FTSE hits sixth consecutive all-time high

European stock edge slightly upwards as Dow falters

Traders on the floor of the New York Stock Exchange. The Dow faltered on Thursday as FTSE soared.

Traders on the floor of the New York Stock Exchange. The Dow faltered on Thursday as FTSE soared.


The FTSE hit its sixth consecutive all-time high on Thursday as European stocks edged slightly upwards and the Iseq finished the day just ahead.

The highs in London were fuelled by housebuilders with Kingspan leading the way at home.

Oil prices fell back a little on worries over US stockpiles and the euro was up against the dollar and sterling


The Iseq overall finished the session ahead by just over 0.5 per cent, as trading volumes returned closer to normal following the holiday season.

Tullow Oil, which keeps its main listing on the London market, was unchanged in Dublin, despite announcing on Thursday morning that its chief financial officer is to take a leave of absence from the company for medical treatment.

He is to be replaced on an interim basis by its vice president for finance.

Irish bank stocks were down, a day after the release of exchequer figures and as concerns mount that the mortgage arrears situation may yet affect the market. Bank of Ireland finished the day down 3 per cent, while Permanent TSB, which is almost completely State owned, was down 1.7 per cent.

On the upside, some of the Iseq’s biggest globally focused stocks performed strongly. Insulation group Kingspan was up 3.5 per cent, while paper and packaging group Smurfit Kappa was up 2.9 per cent.

Ryanair finished the session up 1.64 per cent.


Housebuilders have propelled the FTSE 100 to its sixth consecutive all-time closing high after Persimmon reported a double-digit rise in half-year sales. London’s top flight index edged higher by 0.08 per cent or 5.57 points to set a closing record of 7,195.31, creeping past its previous high of 7,189.74 set on Wednesday.

The FTSE also logged its best mid-session performance at 7,211.96 points in early trading on Thursday. The biggest winners were housebuilding stocks, pulled higher by Persimmon, which rose 130p to 1,940p as it cheered “healthy” demand amid a 10 per cent surge in half-year sales despite uncertainty after the Brexit vote.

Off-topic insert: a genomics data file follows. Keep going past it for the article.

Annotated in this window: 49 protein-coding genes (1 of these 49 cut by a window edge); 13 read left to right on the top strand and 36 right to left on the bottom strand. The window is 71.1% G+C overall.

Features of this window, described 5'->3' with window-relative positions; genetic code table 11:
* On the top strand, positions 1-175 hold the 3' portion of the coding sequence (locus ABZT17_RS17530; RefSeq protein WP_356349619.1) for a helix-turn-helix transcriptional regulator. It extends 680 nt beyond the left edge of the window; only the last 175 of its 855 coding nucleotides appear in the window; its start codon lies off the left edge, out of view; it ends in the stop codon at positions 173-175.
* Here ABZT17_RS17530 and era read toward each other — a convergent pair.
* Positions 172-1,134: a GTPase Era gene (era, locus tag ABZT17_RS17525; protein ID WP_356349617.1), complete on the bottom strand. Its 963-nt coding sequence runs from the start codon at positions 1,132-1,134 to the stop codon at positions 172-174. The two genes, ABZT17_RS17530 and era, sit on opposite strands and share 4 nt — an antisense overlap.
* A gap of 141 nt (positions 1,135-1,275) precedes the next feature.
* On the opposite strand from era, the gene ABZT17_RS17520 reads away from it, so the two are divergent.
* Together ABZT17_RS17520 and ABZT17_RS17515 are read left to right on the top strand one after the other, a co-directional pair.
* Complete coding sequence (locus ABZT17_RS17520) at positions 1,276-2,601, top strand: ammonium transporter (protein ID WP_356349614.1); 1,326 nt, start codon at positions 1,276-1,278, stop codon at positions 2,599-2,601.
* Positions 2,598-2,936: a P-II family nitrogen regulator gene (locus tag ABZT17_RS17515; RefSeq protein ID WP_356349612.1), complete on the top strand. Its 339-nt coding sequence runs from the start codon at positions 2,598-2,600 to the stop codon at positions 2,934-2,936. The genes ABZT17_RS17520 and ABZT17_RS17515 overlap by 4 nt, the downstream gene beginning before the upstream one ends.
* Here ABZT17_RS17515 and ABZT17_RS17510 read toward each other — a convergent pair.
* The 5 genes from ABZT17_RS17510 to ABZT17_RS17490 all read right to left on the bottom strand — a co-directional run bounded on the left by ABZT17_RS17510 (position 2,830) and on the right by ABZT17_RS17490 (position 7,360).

The trading update was further good news for house builders, which were already on the rise after Deutsche Bank said there was “appealing value” in the sector.

Taylor Wimpey shares jumped 8p to 169.4p, while Barratt Developments rose 13.6p to 497.5p. Neil Wilson, senior market analyst at ETX Capital, said: “House builders are enjoying a very accommodative environment – rising demand, undersupply of new homes, ultra-low interest rates and good mortgage availability, and a supportive Government policy scheme in Help to Buy. “No wonder they are set to be among the biggest dividend payers on the FTSE this year.”

In currency markets, US dollar weakness sent the pound higher by 0.7 per cent to 1.241. The greenback lost ground after ADP employment data showed weaker-than-expected jobs creation across the US in December.

Against the euro, sterling was down 0.3 per cent at 1.170. In oil markets, Brent crude was down 0.35 per cent at around $56.22 per barrel after data showed US crude stockpiles rose in the final week of December

Sports Direct shares rose 5.8p to 274.1p after the company recommenced share buy-backs, having paused the programme last year following a drop in half-year profits.

Rising gold prices buoyed miners including Fresnillo up 84p at 1,398p, and Randgold Resources up 305p at 6,705p.


European stocks were little changed as a sharp drop in the US dollar raised concerns that a rebound in the euro would weaken the region’s corporate earnings.

The Stoxx Europe 600 Index rose 0.1 per cent at the close. The benchmark is up 1.2 per cent in the new year, helped by expectations of an acceleration in economic growth and inflation.

The French Cac 40 and German Dax both closed flat.

The euro climbed 1 per cent, adding to a 0.8 per cent increase on Wednesday, after minutes from the Federal Reserve’s December meeting showed the central bank more concerned about a strong dollar potentially delaying higher interest rates than the market expected.

New York

Major US stock indexes were poised for their first loss of the year on Thursday as investors dumped Macy’s and Kohl’s after the department stores reported dismal holiday sales.

US stocks have wavered over the past three weeks following a strong surge in the wake of the November election, with investors expecting President-elect Donald Trump to stimulate the economy through tax cuts and infrastructure spending.

Many on Wall Street want evidence that his campaign-trail promises will be approved by Republican lawmakers and come to fruition.

“The market is consolidating, waiting for first-quarter earnings and then waiting for the Trump agenda and the rhetoric in Washington and how much of that will go forward,” said Jeff Zipper, managing director for investments at Private Client Reserve at US Bank in Palm Beach, Florida.

Department stores Macy’s dropped 14 percent while Kohl’s slumped 19 percent after the companies said their holiday sales fell more than expected.

The warnings swept up other department stores in their wake – Nordstrom fell 7.9 per cent and JC Penney fell 6.2 per cent.

Online retailer Amazon, which has been eating into the sales of brick-and-mortar retailers, rose 2.8 per cent. The stock provided the biggest boost to the Nasdaq.

The S&P 500 financial index fell 1.3 percent and was set for its worst day since September, pulled lower by JPMorgan, Wells Fargo and Bank of America.

In afternoon trading the Dow Jones Industrial Average was down 0.29 per cent at 19,884.52 points, while the S&P 500 had lost 0.17 per cent to 2,266.82. The Nasdaq Composite added 0.07 per cent to 5,480.94. decliners.

– Additional reporting Reuters/Bloomberg